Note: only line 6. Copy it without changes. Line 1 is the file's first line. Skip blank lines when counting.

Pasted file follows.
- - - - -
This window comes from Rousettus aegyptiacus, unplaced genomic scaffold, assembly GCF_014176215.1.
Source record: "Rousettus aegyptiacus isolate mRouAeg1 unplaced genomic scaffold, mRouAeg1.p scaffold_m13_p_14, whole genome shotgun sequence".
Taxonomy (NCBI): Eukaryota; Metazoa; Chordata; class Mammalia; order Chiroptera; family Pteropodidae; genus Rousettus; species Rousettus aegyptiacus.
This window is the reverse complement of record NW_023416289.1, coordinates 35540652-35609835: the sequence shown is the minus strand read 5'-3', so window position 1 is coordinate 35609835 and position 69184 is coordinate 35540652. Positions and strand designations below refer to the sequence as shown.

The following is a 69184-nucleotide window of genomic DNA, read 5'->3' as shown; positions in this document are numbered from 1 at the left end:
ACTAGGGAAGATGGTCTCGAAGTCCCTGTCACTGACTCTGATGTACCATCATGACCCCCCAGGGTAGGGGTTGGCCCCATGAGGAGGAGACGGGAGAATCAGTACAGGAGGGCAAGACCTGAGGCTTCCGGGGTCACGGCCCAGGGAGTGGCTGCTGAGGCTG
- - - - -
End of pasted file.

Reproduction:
ACTAGGGAAGATGGTCTCGAAGTCCCTGTCACTGACTCTGATGTACCATCATGACCCCCCAGGGTAGGGGTTGGCCCCATGAGGAGGAGACGGGAGAATCAGTACAGGAGGGCAAGACCTGAGGCTTCCGGGGTCACGGCCCAGGGAGTGGCTGCTGAGGCTG